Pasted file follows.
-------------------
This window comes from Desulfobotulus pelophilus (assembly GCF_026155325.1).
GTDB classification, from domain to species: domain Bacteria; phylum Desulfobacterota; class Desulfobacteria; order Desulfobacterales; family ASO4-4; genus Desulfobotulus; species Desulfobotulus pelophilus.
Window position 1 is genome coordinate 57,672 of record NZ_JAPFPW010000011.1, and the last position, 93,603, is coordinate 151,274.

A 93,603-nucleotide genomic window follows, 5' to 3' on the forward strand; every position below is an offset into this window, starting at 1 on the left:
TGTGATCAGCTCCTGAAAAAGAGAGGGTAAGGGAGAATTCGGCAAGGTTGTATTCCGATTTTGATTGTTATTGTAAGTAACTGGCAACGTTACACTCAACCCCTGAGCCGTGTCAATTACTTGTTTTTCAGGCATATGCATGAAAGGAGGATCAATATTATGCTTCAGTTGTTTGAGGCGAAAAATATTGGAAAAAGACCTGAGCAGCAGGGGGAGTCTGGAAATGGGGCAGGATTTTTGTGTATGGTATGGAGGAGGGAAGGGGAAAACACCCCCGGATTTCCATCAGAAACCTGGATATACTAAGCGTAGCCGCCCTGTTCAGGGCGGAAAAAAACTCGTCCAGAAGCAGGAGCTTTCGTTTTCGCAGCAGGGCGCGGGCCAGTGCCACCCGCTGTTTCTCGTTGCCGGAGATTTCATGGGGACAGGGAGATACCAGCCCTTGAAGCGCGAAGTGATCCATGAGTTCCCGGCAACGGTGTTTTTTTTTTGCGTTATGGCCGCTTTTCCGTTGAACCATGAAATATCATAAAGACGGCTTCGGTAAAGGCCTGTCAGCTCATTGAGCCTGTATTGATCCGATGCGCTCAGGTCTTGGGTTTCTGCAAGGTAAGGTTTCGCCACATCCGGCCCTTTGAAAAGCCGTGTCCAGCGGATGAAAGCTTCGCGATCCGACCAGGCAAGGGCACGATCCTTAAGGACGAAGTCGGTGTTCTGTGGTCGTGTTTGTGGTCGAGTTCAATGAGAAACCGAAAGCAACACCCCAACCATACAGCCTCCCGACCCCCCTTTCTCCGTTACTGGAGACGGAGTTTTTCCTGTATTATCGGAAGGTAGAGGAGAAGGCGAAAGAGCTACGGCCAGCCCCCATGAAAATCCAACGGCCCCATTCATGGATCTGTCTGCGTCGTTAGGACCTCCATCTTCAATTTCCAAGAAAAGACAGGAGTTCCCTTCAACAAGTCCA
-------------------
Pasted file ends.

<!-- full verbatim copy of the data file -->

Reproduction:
This window comes from Desulfobotulus pelophilus (assembly GCF_026155325.1).
GTDB classification, from domain to species: domain Bacteria; phylum Desulfobacterota; class Desulfobacteria; order Desulfobacterales; family ASO4-4; genus Desulfobotulus; species Desulfobotulus pelophilus.
Window position 1 is genome coordinate 57,672 of record NZ_JAPFPW010000011.1, and the last position, 93,603, is coordinate 151,274.

A 93,603-nucleotide genomic window follows, 5' to 3' on the forward strand; every position below is an offset into this window, starting at 1 on the left:
TGTGATCAGCTCCTGAAAAAGAGAGGGTAAGGGAGAATTCGGCAAGGTTGTATTCCGATTTTGATTGTTATTGTAAGTAACTGGCAACGTTACACTCAACCCCTGAGCCGTGTCAATTACTTGTTTTTCAGGCATATGCATGAAAGGAGGATCAATATTATGCTTCAGTTGTTTGAGGCGAAAAATATTGGAAAAAGACCTGAGCAGCAGGGGGAGTCTGGAAATGGGGCAGGATTTTTGTGTATGGTATGGAGGAGGGAAGGGGAAAACACCCCCGGATTTCCATCAGAAACCTGGATATACTAAGCGTAGCCGCCCTGTTCAGGGCGGAAAAAAACTCGTCCAGAAGCAGGAGCTTTCGTTTTCGCAGCAGGGCGCGGGCCAGTGCCACCCGCTGTTTCTCGTTGCCGGAGATTTCATGGGGACAGGGAGATACCAGCCCTTGAAGCGCGAAGTGATCCATGAGTTCCCGGCAACGGTGTTTTTTTTTTGCGTTATGGCCGCTTTTCCGTTGAACCATGAAATATCATAAAGACGGCTTCGGTAAAGGCCTGTCAGCTCATTGAGCCTGTATTGATCCGATGCGCTCAGGTCTTGGGTTTCTGCAAGGTAAGGTTTCGCCACATCCGGCCCTTTGAAAAGCCGTGTCCAGCGGATGAAAGCTTCGCGATCCGACCAGGCAAGGGCACGATCCTTAAGGACGAAGTCGGTGTTCTGTGGTCGTGTTTGTGGTCGAGTTCAATGAGAAACCGAAAGCAACACCCCAACCATACAGCCTCCCGACCCCCCTTTCTCCGTTACTGGAGACGGAGTTTTTCCTGTATTATCGGAAGGTAGAGGAGAAGGCGAAAGAGCTACGGCCAGCCCCCATGAAAATCCAACGGCCCCATTCATGGATCTGTCTGCGTCGTTAGGACCTCCATCTTCAATTTCCAAGAAAAGACAGGAGTTCCCTTCAACAAGTCCA